Two Lies and a Truth

About Two Lies and a Truth

Each week we'll be diving into the recess of questionable news pieces online to ascertain how much of it we truly believe. Saddle up that cynicism, sheeple!

Fake News or real? US school teaches sport without balls, Onions ward off the flu, Man gets giant worm from sushi

There’s a distinctive Cronenbergian flavour to our Fake News search this week. So, enjoy the body horror of five-foot tapeworms, hollow athletics and spreading disease.



As Francis Bacon once said: “There is no excellent beauty that hath not some strangeness in the proportion.” And he’d know, as he created Bacon & Eggs one morning back in 1626 when his arm fell into the pan he was cooking breakfast in.

Fake News is a lot like that (the beauty part, not breakfast), it’s often brutal, ugly and smells questionable, but for some reason, you cannot look away. It’s imperfectly perfect. So, you gawp and screw your neck in its direction when it proudly struts by you, as you wonder what a life shared with it would be like.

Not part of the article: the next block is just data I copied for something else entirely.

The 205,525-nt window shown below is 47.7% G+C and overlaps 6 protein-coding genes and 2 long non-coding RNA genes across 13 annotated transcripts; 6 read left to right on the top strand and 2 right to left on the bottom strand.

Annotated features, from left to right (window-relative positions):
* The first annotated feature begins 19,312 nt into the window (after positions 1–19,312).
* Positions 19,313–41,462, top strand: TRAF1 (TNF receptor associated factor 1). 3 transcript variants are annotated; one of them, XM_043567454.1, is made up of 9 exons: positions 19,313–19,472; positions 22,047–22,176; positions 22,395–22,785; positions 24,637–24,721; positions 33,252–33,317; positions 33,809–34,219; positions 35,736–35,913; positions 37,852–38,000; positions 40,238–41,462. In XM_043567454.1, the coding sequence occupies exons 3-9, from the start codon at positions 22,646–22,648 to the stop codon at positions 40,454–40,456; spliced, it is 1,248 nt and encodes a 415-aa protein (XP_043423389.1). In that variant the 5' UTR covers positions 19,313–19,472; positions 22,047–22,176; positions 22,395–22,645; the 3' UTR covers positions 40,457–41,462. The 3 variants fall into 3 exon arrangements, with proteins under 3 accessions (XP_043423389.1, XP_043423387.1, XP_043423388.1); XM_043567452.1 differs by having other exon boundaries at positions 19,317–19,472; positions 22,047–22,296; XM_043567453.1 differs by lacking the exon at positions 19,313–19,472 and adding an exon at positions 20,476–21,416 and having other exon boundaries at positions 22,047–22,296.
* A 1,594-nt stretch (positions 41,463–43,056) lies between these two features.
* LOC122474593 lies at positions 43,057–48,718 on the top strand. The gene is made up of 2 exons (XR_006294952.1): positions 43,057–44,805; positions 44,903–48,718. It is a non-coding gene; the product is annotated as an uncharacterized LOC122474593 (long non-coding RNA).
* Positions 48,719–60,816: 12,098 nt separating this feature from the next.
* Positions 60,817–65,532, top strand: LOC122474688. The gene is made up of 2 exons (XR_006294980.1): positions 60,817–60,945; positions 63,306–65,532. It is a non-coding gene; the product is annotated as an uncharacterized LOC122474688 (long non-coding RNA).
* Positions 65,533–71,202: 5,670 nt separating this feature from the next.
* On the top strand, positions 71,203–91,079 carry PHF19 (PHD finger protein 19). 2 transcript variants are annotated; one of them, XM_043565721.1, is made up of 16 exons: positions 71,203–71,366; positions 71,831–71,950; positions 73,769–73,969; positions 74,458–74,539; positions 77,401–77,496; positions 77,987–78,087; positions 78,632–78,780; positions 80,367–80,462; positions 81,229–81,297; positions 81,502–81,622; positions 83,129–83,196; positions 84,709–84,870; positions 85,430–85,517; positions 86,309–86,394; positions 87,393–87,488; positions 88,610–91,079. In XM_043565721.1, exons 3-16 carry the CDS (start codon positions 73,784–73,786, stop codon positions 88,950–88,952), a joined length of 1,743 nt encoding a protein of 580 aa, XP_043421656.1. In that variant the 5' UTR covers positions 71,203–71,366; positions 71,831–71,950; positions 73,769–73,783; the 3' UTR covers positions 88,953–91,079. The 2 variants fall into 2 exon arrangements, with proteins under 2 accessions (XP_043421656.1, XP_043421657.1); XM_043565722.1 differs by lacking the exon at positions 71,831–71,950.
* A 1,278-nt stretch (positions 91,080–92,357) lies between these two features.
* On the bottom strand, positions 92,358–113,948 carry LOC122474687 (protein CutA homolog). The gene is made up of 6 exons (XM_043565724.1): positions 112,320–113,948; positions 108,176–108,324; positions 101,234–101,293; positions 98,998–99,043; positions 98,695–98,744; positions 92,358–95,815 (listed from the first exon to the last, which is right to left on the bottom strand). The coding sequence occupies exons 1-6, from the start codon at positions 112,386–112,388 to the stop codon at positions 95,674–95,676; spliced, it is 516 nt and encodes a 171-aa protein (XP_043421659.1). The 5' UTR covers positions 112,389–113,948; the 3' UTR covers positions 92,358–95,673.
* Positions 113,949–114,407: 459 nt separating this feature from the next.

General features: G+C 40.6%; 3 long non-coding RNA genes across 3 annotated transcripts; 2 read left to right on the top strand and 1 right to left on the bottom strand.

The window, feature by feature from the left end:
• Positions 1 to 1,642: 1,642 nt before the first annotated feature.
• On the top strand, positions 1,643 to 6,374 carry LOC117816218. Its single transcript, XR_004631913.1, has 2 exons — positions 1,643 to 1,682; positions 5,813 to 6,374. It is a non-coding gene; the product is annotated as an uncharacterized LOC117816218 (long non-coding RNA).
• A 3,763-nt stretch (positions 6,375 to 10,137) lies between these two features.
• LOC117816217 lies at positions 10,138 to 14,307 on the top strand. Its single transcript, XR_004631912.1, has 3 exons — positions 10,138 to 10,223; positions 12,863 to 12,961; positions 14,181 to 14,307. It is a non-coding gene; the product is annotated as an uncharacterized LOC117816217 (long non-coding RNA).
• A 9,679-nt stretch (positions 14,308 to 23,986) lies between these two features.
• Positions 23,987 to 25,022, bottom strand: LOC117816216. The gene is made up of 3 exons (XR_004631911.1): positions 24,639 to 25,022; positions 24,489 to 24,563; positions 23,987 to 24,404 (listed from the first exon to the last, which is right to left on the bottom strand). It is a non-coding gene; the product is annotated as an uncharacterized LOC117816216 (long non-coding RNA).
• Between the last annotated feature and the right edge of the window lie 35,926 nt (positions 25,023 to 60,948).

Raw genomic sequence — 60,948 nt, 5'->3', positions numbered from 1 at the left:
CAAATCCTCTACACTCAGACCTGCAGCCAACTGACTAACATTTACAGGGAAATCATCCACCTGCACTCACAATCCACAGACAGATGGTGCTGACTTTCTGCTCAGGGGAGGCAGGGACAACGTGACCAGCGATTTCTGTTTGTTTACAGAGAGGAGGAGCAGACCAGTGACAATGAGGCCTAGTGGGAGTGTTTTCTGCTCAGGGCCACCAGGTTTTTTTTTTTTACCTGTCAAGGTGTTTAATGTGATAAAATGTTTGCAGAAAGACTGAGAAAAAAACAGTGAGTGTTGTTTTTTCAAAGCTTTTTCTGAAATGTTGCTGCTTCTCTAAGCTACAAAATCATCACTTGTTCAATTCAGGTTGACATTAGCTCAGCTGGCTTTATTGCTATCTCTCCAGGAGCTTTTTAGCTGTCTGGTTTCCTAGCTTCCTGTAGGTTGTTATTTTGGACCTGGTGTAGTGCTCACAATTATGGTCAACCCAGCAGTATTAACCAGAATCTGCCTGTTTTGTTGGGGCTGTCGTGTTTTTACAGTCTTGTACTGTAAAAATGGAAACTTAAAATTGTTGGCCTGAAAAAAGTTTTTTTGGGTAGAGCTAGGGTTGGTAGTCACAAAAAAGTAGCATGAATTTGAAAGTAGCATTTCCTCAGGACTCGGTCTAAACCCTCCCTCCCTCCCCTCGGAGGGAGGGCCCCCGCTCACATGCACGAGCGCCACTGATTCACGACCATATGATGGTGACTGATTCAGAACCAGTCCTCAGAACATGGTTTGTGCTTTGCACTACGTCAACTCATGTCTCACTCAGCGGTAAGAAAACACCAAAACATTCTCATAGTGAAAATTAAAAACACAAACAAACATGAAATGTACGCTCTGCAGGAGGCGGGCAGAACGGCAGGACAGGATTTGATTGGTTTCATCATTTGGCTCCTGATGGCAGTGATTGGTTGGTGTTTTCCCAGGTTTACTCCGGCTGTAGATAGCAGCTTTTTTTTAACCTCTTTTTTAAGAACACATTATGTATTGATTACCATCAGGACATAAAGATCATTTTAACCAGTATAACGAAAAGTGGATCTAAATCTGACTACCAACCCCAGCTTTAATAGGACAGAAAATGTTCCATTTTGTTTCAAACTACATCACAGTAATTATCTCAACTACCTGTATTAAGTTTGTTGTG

But, know that you cannot trap Fake News, you can’t put a ring on it and quietly shuffle it off to suburbia. Sadly, it will remain a love felt from afar, briefly interspersed by numerous bouts of hatefucking. But know this, it’ll leave you unfulfilled, and the cigarettes you smoke afterwards will not bring you two closer. Fake News will never change. It’s best you move on as quick as possible, and find someone who deserves you. Someone boring, like objective fact. They’re always texting you. Call them.

We’re driving to Fake News’s house aren’t we? Ok.


Internet Curio #1 – Ball-less soccer video castrated by greater previous examples.

This annoys me. Not because it’s yet another lazy barbed lashed across the noble shoulders of football by those who castigate the sport for paying borderline haemophiliacs the GDP of Cyprus to fall over a lot and very occasionally try to kick a piece of plastic under a piece of metal.

As a fan of the beautiful game, the following doesn’t annoy me.



But as a nerd and student of history, it infuriates me. You see, this concept of playing without a ball for the purposes of entertainment has been done far better, and far previous to 2017, the year this fetid turd uncoiled itself on the doorstep of your newsfeed, grinning stupidly, with tongue firmly in cheek.